Taking Practice Confidence to Games in Hockey
Have you ever failed to execute your skills in competition that you have repeated over and over successfully in practice? What makes an athlete unable to perform simple tasks in competition that they have repeatedly performed for years in practice? Over-thinking is one culprit that interferes with an athlete’s ability to perform in games as well as in practice. As an athlete begins to think about how to perform certain skills while competing, he disrupts the fluidity of movement, making basic habits difficult to perform.
Troy Brouwer, 28 year-old right winger for the Washington Capitals, has experienced a difficult 2013 season. Brouwer signed a three-year contract extension in 2012 with an annual salary of 2.35 million per year but has not performed up to expectations. Through the first 28 games of this season, Brouwer recorded only five goals and 4 assists. At one point, Brouwer scored only one goal over a 15 game span.
Brouwer feels he has been over-thinking this season which has affected his performance and confidence, “There are certain aspects of my game that I’m not happy with… puck control in the corners and being able to make an outlet pass — something you should be able to do when you’re a little kid — but for some reason I’m having a little trouble with it. [I’m] just out there trying to get a little bit better, trying to improve my game and just get more confidence.”
Adam Oates, head coach of the Capitals, recognizes how a player can be adversely affected when he over-thinks and tries to do too much. Oates wants Brouwer to focus on his overall game rather than his offensive statistics, “I talked to him about a week ago [and told him] that ‘You’re vital to us. Numbers are irrelevant… You’re a top-six forward, versatile, and like I’ve always said, I don’t care about numbers. Just play.’”
It is important for a player to quickly get into the flow of the game. Changes to routines and personnel can take a player out of his comfort zone and cause him to over-think and try to make things happen. Brouwer has struggled to find his rhythm this season. Brouwer has played with rotating linemates throughout the year which changes his role from one game to the next.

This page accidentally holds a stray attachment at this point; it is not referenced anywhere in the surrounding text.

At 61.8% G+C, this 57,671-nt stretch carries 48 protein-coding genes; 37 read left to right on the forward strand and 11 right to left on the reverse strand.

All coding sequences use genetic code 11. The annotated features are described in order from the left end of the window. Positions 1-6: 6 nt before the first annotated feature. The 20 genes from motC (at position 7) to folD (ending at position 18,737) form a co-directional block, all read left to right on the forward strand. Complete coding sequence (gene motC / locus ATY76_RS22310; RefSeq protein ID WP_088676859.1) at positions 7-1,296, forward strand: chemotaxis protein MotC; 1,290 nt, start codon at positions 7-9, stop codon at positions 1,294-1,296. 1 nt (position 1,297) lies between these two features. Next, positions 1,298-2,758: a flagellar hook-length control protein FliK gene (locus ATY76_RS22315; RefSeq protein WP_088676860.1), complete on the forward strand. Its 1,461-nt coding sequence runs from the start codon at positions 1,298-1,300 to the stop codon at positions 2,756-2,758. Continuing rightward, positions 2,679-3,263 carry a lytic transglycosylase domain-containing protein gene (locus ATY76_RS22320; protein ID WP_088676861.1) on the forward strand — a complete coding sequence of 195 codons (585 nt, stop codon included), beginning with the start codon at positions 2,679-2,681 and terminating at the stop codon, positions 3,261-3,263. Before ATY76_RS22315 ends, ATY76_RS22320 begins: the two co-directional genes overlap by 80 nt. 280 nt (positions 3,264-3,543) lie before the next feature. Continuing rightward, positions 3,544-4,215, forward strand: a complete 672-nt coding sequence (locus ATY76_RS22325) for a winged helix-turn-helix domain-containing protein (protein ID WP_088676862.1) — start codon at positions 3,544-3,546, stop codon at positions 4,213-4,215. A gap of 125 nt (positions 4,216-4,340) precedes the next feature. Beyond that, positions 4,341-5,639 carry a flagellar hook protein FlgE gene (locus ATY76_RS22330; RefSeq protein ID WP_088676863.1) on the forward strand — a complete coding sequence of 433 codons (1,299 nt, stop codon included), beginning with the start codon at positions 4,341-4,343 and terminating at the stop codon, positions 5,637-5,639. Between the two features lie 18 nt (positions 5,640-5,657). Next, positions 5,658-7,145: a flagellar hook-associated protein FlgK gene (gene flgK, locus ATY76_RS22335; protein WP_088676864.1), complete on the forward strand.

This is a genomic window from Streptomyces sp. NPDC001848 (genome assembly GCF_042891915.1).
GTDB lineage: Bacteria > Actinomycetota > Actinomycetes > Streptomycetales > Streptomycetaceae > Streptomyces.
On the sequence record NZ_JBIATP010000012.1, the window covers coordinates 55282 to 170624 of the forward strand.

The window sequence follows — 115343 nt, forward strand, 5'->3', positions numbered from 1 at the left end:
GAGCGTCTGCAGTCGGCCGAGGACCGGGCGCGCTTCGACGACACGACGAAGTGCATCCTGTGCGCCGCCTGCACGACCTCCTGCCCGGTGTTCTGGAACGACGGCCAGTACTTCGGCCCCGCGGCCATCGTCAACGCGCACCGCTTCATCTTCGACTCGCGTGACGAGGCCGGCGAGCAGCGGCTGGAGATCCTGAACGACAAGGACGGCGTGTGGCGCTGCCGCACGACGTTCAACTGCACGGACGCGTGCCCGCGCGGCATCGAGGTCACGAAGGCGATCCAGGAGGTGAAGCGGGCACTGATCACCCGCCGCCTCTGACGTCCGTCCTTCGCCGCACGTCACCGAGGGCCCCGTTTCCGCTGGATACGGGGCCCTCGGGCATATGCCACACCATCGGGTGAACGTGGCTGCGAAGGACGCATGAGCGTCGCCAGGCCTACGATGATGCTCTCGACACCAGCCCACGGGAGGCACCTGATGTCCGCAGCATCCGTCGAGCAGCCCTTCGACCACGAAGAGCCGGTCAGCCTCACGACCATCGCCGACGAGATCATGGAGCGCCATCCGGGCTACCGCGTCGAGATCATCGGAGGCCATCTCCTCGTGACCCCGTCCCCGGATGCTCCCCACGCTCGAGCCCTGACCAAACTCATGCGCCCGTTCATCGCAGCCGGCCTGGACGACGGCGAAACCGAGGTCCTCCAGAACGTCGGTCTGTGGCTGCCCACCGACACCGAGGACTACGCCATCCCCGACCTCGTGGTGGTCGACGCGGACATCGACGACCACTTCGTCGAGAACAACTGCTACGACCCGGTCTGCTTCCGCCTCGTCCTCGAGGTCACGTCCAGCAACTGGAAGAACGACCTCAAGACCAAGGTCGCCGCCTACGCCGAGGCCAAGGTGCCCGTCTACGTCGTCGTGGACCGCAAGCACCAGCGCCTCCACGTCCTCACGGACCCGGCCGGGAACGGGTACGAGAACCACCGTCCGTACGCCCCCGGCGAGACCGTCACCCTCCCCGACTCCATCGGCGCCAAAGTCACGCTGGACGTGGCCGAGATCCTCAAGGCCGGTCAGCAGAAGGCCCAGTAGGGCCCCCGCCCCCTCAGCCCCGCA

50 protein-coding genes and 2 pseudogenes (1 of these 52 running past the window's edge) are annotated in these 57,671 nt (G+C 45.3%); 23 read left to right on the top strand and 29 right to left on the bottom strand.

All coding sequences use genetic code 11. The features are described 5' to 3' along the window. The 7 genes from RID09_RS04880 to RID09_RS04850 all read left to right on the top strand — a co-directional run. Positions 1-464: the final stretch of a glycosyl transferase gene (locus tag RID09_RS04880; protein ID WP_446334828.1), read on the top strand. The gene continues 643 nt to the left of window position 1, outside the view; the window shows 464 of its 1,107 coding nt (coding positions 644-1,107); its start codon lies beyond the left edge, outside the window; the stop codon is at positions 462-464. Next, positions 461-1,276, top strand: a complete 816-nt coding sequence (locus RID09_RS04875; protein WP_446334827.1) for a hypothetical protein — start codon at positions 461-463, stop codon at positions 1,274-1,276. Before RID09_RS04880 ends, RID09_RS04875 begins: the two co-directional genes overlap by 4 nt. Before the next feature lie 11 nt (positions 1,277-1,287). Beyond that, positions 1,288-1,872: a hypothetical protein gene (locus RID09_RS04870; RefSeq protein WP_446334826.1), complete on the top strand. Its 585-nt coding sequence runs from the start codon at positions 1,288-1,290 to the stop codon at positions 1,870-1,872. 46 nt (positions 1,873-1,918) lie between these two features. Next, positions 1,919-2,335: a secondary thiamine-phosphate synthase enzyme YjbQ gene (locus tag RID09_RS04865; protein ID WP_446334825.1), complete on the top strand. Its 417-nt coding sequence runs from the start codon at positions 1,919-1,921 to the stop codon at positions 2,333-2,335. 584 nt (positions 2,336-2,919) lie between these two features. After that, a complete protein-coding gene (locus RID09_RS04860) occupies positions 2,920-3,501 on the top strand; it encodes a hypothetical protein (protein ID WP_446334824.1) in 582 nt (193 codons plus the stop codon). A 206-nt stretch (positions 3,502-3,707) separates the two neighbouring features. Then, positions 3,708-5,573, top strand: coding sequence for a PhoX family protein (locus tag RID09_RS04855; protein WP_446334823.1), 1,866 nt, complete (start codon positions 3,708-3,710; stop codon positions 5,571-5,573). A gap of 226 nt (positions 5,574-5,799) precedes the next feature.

Though Brouwer offers no excuses, the lack of continuity with his line has affected his play, “You always have to change your game. You always have to evolve, depending on who you’re playing with. [The team needs] a little bit different role for me this year, and I’ve got to get better at what my linemates need me to do.”
There are many reasons an athlete may over-think in competition, such as trying to do much, being nervous, attempting new skills, correcting previous mistakes, focusing on personal statistics and feeling uncomfortable in his role on the team. To overcome the problem of over-thinking in competitions, you must uncover the reason for over-thinking.
There are several things you can do to overcome your over-thinking and “play your game”:
- You should recognize your strengths/ role on the team and play accordingly.
- You need to over-learn new skills through repetition in practice. Games are for playing or reacting, not thinking.
- You must let go of previous plays or mistakes and focus on the present play.
- You should learn how to let go of the practice mindset and instead perform to play great today.
Remember, your level of play is your responsibility. The choices you make will reveal themselves in your performance.
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